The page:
Adaptive Urban Hillscapes


Balancing the Ecological Effects of Anthropogenic Occupation of Hills


Yue Zhu (M.Sc.)

Arshad Syed (M.Arch. with Distinction)

Xiaoxiao Luo (M.Arch. with Distinction)

Diego Valdivia (M.Arch. with Distinction)

2015 – 16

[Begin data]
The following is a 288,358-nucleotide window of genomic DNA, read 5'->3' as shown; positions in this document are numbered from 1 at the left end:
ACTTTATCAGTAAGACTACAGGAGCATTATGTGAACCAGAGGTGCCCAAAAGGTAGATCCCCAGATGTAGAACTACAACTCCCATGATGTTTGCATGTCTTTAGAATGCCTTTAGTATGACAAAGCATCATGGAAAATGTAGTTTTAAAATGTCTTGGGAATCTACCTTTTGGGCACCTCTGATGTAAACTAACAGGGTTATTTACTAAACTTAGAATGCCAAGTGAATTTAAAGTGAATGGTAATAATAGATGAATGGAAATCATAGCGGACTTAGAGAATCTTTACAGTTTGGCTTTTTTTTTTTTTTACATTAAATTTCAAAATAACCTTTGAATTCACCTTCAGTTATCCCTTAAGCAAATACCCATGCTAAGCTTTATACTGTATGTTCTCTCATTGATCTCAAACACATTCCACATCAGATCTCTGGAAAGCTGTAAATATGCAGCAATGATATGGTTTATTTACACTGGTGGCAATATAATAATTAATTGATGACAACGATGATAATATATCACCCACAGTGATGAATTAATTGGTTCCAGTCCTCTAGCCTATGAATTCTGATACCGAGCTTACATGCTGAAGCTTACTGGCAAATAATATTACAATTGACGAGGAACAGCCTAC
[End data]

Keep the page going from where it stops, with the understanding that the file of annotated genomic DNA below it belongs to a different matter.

Recent studies reveal that by the year 2030, roughly 70% of the total population of China will live in cities, most likely in megacities like Beijing, Shanghai or Shenzhen. This impending phenomenon points not only to a population density and spatial issue, but also to the food and water supply affecting billions of people. While the prosperous city of Shenzhen has certainly been a migrant magnet for the past thirty years, concerns are emerging regarding identifying new supply sources to sustain city development. Yet it is worth analyzing and taking into account the amount of territory that uncontrolled urban sprawl has appropriated from green areas and arable land, as the challenge for future city planning comes now with the demand to regain food supply sources to sustain those burgeoning populations. At the same time, the predicted shortage of buildable land has become an existing problem, pushing urban growth towards unsuitable hilly terrains in a region where daily intense rainfall has been always a menace capable of triggering landslide hazards. Considering the amount of territory that urban sprawl has appropriated from hillside green areas, city planning comes today with the challenge of regaining supply sources and balancing the ecological effects of anthropogenic alteration of hill landscape. Based on this scenario, this dissertation addresses the possibility of proposing an urban system adapting its components in a synchronic way such that human activity coexists with natural phenomena, all the while taking advantage of ecological forces for new sources of supply.